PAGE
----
Is it true that miniature frozen pineapples from Thailand contain cyclamic acid that is harmful?

By May 29, 2019 February 24th, 2020 Health


Recently on Whatsapp, we came across a message attaching the above picture, claiming the following:

We have checked with various sources of online news and understand that this is an inaccurate message containing outdated and incomplete information.

If you observe the image used in the message closely, you will see that it is an extract from a online news site which has a datestamp of 19 July 2017.

This appeared to have happened in Taiwan on that exact date – 19 July 2017, when news broke that the product known as “Dragon King Pineapples” which is basically miniature peeled pineapples carved into the size of a fist are sold in frozen packages, actually contained a prohibited sweetener that was harmful to consume.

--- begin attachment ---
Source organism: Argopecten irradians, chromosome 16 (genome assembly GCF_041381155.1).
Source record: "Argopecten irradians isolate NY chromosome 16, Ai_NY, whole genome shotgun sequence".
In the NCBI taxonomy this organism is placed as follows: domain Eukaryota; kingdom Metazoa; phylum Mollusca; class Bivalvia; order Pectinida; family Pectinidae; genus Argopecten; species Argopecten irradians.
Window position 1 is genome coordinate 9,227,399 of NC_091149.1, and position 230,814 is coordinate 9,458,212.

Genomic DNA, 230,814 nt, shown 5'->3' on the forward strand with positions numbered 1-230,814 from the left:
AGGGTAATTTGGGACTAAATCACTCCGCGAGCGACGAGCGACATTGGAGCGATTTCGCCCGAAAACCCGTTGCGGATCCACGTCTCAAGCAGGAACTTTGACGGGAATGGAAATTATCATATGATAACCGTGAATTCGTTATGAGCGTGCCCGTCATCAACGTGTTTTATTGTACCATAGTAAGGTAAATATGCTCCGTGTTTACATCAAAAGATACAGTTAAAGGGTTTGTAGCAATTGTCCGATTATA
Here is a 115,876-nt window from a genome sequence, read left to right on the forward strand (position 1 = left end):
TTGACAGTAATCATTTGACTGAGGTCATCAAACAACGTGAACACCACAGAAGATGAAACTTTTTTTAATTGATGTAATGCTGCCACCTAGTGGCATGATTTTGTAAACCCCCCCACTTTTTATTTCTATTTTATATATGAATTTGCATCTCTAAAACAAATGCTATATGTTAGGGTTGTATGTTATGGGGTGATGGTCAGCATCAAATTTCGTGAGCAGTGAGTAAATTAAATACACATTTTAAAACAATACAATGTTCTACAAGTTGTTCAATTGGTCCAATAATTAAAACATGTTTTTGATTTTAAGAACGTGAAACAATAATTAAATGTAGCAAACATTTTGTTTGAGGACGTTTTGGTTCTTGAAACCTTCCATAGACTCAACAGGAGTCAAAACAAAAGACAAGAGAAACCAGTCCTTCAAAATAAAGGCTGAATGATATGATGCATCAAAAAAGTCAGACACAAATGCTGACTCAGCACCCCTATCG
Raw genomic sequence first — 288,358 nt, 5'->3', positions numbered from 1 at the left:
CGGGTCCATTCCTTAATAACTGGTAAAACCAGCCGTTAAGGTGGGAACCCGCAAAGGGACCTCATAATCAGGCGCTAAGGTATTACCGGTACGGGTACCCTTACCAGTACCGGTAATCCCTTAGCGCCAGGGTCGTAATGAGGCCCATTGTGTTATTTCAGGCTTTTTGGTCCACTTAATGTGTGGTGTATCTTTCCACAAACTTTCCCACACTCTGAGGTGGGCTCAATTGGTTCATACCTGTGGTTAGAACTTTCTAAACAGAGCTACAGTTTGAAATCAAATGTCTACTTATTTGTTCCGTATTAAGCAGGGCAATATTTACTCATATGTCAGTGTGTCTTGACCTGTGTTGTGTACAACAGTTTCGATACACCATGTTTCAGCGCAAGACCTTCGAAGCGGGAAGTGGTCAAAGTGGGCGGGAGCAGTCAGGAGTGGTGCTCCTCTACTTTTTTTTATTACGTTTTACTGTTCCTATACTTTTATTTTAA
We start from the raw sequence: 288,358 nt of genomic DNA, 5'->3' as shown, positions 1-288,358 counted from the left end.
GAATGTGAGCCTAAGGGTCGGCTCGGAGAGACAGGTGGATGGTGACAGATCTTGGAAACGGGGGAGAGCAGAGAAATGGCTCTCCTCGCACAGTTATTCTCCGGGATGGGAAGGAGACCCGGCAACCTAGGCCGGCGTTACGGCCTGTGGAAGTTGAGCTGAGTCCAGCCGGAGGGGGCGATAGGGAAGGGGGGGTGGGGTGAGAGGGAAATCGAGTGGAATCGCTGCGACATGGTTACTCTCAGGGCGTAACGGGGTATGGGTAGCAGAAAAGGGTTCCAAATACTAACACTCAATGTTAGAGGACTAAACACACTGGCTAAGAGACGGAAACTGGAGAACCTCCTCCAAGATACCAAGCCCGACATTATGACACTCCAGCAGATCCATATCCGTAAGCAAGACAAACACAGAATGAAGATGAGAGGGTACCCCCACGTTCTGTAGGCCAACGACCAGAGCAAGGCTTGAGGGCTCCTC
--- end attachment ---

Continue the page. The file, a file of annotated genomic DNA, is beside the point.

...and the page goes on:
News that we found mentioned that the Taiwan Department of Health had found that the particular “Dragon King” product had indeed contained an artificial sweetener, being cyclamic acid, permitted for use in dried melon seeds, but not in fresh fruit.

See the news from the Taipei Times here, and the Taiwan News here.

We note that the problem was limited to one particular brand – Dragon King.  The problem was not characteristic of ALL imported Thai pineapple food products.  The packaging looks specifically like this:

We have found no follow-up news on whether “Dragon King” continues to exist and what has happened in Taiwan since the discovery and the recall of the product.

Why this news is misleading

Singapore does not import any pineapples containing cyclamic acid.  Dragon King, in particular, is not imported into Singapore.  The Whatsapp message simply isn’t applicable here.

Note that Channel NewsAsia has reported on this issue today, see here.

We also note that the Singapore Food Agency has issued a statement about the Dragon King brand of frozen peeled pineapples.  See the following:

So consume your pineapples in peace, and do let your family and friends know that there is a misleading and outdated message about the “Dragon King” pineapple product circulating.

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